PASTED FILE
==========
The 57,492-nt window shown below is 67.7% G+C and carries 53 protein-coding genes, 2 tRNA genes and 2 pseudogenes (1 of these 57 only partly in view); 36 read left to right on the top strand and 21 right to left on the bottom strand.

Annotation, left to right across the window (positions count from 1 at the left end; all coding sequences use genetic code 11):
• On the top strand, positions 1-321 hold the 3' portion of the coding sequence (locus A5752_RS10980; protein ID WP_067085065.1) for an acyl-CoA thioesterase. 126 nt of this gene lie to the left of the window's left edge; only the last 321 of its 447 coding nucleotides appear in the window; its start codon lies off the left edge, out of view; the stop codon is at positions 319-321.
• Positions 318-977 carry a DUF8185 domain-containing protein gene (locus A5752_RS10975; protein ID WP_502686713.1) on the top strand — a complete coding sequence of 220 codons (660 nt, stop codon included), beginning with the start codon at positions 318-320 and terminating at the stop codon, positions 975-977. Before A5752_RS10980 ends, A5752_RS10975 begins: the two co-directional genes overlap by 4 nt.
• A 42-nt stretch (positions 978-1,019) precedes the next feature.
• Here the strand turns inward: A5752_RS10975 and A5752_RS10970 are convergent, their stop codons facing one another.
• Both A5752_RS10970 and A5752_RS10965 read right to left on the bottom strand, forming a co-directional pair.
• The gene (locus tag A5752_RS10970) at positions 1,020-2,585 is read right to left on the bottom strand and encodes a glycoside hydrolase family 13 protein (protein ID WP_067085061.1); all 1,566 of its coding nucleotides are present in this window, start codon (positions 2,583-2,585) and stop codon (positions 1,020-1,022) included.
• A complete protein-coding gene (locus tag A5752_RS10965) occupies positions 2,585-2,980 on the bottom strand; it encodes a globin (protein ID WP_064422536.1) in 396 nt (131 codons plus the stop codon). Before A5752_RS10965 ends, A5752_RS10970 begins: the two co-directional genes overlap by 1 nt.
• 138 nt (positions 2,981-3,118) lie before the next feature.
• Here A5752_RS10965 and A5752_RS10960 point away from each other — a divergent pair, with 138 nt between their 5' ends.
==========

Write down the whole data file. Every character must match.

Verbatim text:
The 57,492-nt window shown below is 67.7% G+C and carries 53 protein-coding genes, 2 tRNA genes and 2 pseudogenes (1 of these 57 only partly in view); 36 read left to right on the top strand and 21 right to left on the bottom strand.

Annotation, left to right across the window (positions count from 1 at the left end; all coding sequences use genetic code 11):
• On the top strand, positions 1-321 hold the 3' portion of the coding sequence (locus A5752_RS10980; protein ID WP_067085065.1) for an acyl-CoA thioesterase. 126 nt of this gene lie to the left of the window's left edge; only the last 321 of its 447 coding nucleotides appear in the window; its start codon lies off the left edge, out of view; the stop codon is at positions 319-321.
• Positions 318-977 carry a DUF8185 domain-containing protein gene (locus A5752_RS10975; protein ID WP_502686713.1) on the top strand — a complete coding sequence of 220 codons (660 nt, stop codon included), beginning with the start codon at positions 318-320 and terminating at the stop codon, positions 975-977. Before A5752_RS10980 ends, A5752_RS10975 begins: the two co-directional genes overlap by 4 nt.
• A 42-nt stretch (positions 978-1,019) precedes the next feature.
• Here the strand turns inward: A5752_RS10975 and A5752_RS10970 are convergent, their stop codons facing one another.
• Both A5752_RS10970 and A5752_RS10965 read right to left on the bottom strand, forming a co-directional pair.
• The gene (locus tag A5752_RS10970) at positions 1,020-2,585 is read right to left on the bottom strand and encodes a glycoside hydrolase family 13 protein (protein ID WP_067085061.1); all 1,566 of its coding nucleotides are present in this window, start codon (positions 2,583-2,585) and stop codon (positions 1,020-1,022) included.
• A complete protein-coding gene (locus tag A5752_RS10965) occupies positions 2,585-2,980 on the bottom strand; it encodes a globin (protein ID WP_064422536.1) in 396 nt (131 codons plus the stop codon). Before A5752_RS10965 ends, A5752_RS10970 begins: the two co-directional genes overlap by 1 nt.
• 138 nt (positions 2,981-3,118) lie before the next feature.
• Here A5752_RS10965 and A5752_RS10960 point away from each other — a divergent pair, with 138 nt between their 5' ends.